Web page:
Chapter

What was Aristotle’s concept of logical form?

Benjamin Morison

in Episteme, etc.

Published in print December 2011 | ISBN: 9780199696482
Published online May 2012 | e-ISBN: 9780191738036 | DOI: http://dx.doi.org/10.1093/acprof:oso/9780199696482.003.0009
What was Aristotle’s concept of logical form?

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This paper argues (contra Timothey Smiley and John Corcoran) that Aristotle did not invent a ‘formal language’ for his syllogistic, and (contra Jonathan Barnes) that Aristotle did not analyse syllogistic validity in terms of logical form, if a logical form is some sort of syntactical schema. The paper also argues that Aristotle does not hold there is a canonical way of propounding a syllogism: namely, by using locutions such as ‘X does/does not belong to all/some Y’. In this he differs from the Stoics, who probably did hold that there was a canonical way of presenting syllogisms. The paper concludes that these unusual locutions which Aristotle uses are ways of generalising over what propositions say, rather than attempts to (i) invent a formal language, (ii) provide a syntactical logical form, or (iii) suggest canonical language in which to propound syllogisms.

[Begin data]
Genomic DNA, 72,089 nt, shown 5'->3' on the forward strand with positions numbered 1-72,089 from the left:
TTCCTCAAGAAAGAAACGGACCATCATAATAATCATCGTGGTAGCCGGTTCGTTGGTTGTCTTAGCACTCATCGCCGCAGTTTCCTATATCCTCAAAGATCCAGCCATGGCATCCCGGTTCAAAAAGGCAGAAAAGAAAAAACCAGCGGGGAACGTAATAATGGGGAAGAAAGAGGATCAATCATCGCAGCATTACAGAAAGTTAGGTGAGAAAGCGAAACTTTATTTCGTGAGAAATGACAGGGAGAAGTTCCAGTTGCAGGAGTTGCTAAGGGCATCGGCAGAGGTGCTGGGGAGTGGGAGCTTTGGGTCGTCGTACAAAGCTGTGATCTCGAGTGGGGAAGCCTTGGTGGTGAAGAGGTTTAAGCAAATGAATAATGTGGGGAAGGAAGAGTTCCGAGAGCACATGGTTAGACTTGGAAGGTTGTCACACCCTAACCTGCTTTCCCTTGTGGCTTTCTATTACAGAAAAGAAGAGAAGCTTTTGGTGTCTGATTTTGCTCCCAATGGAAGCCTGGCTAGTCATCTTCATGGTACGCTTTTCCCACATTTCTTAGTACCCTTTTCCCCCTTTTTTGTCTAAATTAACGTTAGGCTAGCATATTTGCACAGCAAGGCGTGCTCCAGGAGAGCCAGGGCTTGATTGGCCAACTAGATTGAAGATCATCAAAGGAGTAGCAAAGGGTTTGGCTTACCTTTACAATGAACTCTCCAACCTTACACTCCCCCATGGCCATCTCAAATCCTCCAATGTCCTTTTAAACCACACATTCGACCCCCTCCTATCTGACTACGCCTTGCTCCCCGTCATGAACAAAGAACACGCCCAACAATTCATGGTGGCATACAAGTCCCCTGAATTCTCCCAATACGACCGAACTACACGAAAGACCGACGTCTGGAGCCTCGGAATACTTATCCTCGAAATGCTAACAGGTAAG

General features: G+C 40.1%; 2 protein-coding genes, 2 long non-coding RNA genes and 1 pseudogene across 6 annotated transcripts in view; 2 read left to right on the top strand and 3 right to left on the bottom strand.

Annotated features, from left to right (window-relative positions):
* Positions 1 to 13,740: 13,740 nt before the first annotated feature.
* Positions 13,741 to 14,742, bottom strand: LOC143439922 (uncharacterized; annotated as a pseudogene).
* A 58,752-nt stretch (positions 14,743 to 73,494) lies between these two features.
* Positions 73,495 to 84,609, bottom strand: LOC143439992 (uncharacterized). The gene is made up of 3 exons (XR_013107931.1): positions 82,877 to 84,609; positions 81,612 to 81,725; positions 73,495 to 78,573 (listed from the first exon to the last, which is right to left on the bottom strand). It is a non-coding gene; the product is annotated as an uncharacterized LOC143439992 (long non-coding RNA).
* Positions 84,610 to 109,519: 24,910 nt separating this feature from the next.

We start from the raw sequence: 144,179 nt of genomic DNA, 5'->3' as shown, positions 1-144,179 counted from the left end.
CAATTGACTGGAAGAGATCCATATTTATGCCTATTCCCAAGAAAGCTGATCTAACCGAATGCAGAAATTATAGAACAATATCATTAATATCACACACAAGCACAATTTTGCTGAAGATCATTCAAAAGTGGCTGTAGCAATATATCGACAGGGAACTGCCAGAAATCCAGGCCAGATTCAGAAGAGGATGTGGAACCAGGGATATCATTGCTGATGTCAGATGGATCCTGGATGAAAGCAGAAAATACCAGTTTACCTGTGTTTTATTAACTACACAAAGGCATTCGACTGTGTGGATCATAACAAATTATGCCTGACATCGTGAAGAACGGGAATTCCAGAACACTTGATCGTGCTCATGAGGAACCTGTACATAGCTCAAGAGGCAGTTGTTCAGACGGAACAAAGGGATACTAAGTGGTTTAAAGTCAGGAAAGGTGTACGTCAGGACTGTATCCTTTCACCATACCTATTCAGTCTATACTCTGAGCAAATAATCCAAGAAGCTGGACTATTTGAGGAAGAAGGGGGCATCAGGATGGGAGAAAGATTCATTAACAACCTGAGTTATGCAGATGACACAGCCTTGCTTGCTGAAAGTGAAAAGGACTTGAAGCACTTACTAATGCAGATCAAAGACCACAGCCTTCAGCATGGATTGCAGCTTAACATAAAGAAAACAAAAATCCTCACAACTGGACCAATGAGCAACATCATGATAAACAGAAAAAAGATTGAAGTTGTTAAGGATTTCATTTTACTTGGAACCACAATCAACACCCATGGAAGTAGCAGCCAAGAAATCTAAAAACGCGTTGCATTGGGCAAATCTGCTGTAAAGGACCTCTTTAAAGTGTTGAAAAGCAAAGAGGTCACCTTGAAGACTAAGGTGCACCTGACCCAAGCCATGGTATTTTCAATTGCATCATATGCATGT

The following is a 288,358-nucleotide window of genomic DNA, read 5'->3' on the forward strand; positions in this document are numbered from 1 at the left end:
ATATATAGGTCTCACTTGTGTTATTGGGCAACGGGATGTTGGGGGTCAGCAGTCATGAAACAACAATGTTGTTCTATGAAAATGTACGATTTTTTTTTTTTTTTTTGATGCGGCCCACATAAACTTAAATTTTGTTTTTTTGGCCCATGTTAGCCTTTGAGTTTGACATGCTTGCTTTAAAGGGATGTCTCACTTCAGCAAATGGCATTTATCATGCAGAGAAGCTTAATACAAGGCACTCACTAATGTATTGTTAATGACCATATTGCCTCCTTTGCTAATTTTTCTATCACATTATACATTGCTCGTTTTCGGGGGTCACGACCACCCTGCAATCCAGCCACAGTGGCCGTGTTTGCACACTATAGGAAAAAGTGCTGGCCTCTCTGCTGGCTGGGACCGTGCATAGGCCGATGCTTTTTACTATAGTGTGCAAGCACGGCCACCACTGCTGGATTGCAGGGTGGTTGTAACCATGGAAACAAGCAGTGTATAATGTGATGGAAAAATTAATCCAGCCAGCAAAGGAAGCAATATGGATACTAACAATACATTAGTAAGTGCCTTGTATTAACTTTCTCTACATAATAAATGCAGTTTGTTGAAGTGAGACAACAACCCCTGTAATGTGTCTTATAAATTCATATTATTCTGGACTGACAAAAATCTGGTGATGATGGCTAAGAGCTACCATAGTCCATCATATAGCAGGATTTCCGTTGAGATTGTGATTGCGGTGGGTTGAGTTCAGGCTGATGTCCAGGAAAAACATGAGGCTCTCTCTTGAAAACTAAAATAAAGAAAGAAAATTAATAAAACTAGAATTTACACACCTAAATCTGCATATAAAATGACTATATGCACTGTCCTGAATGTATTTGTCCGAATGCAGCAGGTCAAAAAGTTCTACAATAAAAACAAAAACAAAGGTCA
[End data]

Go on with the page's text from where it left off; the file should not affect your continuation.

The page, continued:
Keywords: Aristotle; Stoics; logic; logical form; formal language; Smiley; Corcoran; Barnes; Alexander of Aphrodisias

Chapter.  9021 words. 

Subjects: Ancient Philosophy

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